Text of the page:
DFG-Project “Transfer Learning for Human Activity Recognition in Logistics”

DFG-Projekt zur Aktivitätserkennung in der Logistik

In the age of the Industry 4.0, manual activities remain dominant in the logistics sector. Detailed information on the occurrence and duration of human activities is crucial to enhance warehousing efficiency and thus the entire supply chain. As manual assessment is economically inexpedient, methods of human activity recognition (HAR) gain relevance. HAR is a classification task for recognizing human movements from time-series. It is already used in applications such as smart-homes, rehabilitation and health support. HAR based on non-invasive and highly reliable on-body devices is of special relevance, as these devices extend its potential in challenging scenarios. Training a classifier demands a large amount of data, as human movements are highly variable and diverse, in particular in the diverse environments of the logistics sector.

The objective of this project is to develop a method for avoiding the tremendous effort for creating and annotating high quality on-body-devices data for HAR in logistics. Different logistics scenarios will be replicated in a reference field that is equipped with a highly accurate, optical-motion capturing (oMoCap) system. In this constraint environment, oMoCap and on-body device data will be captured synchronously. The combined oMocap recordings of all scenarios constitute a oMoCap-reference dataset. Methods of transfer- and zero-shot learning will enable to utilize the reference dataset across scenarios. Methods of machine learning, especially, deep learning will be considered for processing time-series and for training a classifier based on the reference oMoCap-dataset. The classifier will allow for an automated annotation of synchronized on-body devices data. Furthermore, methods for creating additional synthetic data from raw-oMoCap data will be considered. The performance of the classifier that is trained on the automatically annotated and synthetic on-body device data will be assessed by comparing it to manually annotated data from a real warehouse.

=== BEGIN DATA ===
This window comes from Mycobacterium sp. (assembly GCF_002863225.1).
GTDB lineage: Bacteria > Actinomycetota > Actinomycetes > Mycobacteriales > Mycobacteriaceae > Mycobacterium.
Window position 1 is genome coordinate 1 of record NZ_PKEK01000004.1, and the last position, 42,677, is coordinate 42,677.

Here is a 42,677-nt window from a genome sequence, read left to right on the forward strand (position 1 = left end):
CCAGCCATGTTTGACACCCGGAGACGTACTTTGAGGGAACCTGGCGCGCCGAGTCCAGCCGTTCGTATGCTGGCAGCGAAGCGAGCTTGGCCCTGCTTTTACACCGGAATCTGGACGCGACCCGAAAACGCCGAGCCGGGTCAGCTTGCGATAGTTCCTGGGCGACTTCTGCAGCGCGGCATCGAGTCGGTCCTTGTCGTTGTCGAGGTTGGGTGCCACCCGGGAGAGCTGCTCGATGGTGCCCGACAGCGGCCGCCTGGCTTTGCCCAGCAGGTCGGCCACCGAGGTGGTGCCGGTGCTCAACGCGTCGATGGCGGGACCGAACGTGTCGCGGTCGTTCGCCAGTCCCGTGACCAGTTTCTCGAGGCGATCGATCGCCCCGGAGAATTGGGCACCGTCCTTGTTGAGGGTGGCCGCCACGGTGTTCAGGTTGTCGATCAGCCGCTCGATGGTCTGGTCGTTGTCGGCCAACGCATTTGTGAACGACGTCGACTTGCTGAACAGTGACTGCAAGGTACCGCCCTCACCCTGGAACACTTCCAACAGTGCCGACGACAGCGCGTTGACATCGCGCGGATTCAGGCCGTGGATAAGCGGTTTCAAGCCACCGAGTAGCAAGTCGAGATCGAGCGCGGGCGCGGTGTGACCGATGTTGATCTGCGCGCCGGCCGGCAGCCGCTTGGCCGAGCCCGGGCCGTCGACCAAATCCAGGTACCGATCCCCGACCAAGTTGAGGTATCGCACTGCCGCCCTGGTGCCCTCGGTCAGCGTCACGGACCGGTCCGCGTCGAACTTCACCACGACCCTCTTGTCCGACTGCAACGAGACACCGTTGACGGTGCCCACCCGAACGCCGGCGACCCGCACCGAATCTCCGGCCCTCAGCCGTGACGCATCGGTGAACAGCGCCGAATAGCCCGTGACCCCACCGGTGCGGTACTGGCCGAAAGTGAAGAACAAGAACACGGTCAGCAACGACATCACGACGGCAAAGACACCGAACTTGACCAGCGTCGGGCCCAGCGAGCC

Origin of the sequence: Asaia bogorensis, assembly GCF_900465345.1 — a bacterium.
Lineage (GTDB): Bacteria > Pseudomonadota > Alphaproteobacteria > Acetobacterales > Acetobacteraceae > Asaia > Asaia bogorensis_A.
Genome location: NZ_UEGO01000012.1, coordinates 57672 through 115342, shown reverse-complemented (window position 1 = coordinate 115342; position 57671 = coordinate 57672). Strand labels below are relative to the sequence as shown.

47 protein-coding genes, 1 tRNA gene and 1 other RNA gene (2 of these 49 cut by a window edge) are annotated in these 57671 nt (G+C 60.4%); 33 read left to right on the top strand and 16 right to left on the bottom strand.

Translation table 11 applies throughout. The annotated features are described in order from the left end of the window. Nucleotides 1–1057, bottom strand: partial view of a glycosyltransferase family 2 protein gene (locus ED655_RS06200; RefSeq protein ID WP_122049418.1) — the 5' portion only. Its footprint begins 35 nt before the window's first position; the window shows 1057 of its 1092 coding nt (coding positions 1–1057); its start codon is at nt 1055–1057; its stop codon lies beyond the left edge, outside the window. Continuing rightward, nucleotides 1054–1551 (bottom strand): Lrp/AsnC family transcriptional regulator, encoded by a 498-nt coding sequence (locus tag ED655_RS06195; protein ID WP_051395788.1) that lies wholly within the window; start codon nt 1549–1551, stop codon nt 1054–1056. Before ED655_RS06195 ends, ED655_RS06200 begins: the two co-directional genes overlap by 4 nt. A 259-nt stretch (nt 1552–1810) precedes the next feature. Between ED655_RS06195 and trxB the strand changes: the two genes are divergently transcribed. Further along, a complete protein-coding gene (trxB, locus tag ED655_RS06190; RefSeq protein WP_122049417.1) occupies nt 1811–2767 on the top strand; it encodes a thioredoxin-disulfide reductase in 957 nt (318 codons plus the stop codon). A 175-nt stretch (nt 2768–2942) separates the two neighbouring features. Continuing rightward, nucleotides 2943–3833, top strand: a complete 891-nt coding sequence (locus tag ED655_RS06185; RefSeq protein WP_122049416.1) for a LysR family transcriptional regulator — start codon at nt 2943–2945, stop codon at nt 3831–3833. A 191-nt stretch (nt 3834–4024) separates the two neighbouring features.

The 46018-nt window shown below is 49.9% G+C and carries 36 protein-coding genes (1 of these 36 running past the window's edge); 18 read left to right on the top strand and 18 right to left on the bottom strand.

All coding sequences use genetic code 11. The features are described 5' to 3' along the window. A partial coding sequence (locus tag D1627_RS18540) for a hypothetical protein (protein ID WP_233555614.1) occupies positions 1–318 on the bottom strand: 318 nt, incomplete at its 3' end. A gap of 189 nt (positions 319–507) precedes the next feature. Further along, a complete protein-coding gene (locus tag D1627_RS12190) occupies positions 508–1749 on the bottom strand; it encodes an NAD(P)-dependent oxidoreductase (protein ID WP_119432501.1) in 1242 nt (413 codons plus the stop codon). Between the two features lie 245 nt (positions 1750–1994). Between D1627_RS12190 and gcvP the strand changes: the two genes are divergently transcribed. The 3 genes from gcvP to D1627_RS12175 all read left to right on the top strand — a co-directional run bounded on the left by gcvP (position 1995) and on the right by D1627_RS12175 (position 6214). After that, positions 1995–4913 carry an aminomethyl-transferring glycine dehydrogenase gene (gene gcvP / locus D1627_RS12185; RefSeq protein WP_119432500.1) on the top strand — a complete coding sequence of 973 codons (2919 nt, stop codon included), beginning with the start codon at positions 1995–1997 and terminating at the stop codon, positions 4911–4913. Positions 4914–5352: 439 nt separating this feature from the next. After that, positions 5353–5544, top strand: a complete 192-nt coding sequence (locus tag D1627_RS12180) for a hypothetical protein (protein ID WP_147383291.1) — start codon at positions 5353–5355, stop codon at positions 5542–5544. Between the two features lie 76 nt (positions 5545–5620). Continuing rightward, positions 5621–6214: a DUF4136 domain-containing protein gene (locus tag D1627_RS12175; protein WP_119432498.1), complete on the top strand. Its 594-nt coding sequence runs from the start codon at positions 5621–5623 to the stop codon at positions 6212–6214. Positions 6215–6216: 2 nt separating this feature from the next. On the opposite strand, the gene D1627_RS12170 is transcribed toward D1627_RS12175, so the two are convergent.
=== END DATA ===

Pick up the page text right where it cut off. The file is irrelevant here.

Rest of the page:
Joint project of the Chair of Materials Handling and Warehousing and the LS XII Pattern Recognition in Embedded Systems Group, TU Dortmund
This is the successor project of “Adaptive, ortsabhängige Aktivitätserkennung und Bewegungsklassifikation zur Analyse des manuellen Kommissionierprozesses”

Funded by: Deutsche Forschungsgemeinschaft DFG
Run time: November 2019 bis October 2022
Publications:

  • Reining, Christopher; Niemann, Friedrich; Moya Rueda, Fernando; Fink, Gernot A.; ten Hompel, Michael
    Human Activity Recognition for Production and Logistics — A Systematic Literature Review
    In: Information 2019, 10(8), 245.
    https://doi.org/10.3390/info10080245
  • Terharen, André; Feldmann, Felix; Reining, Christopher; ten Hompel, Michael
    Integration von Virtual Reality und optischem Motion Capturing in die Planung und Optimierung von Materialflusssystemen
    In: Logistics Journal : Proceedings, vol. 2018, no. 01, Nov. 2018.
    DOI 10.2195/lj_Proc_terharen_de_201811_01
  • Borst, Dominik; Reining, Christopher; ten Hompel, Michael
    Einfluss der Mensch-Maschine-Interaktion auf das Maschinendesign in der Social Networked Industry
    In: Logistics Journal : Proceedings, vol. 2018, no. 01, Nov. 2018.
    DOI 10.2195/lj_Proc_borst_de_201811_01
  • Reining, Christopher; Schlangen, Michelle; Hissmann, Leon; ten Hompel, Michael; Moya Rueda, Fernando; Fink, Gernot A.
    Attribute Representation for Human Activity Recognition of Manual Order Picking Activities
    In: Proceedings of the 5th International Workshop on Sensor-based Activity
    Recognition and Interaction – iWOAR ’18
    DOI 10.1145/3266157.3266214
  • Reining, Christopher; ten Hompel, Michael; Moya Rueda, Fernando; Fink, Gernot A.
    Towards a Framework for Semi-Automated Annotation of Human Order Picking Activities Using Motion Capturing
    In: Proceedings of the 2018 Federated Conference on Computer Science and Information Systems
    DOI 10.15439/2018F188

Contact: Christopher Reining, M.Sc. & Fernando Moya, M.Sc.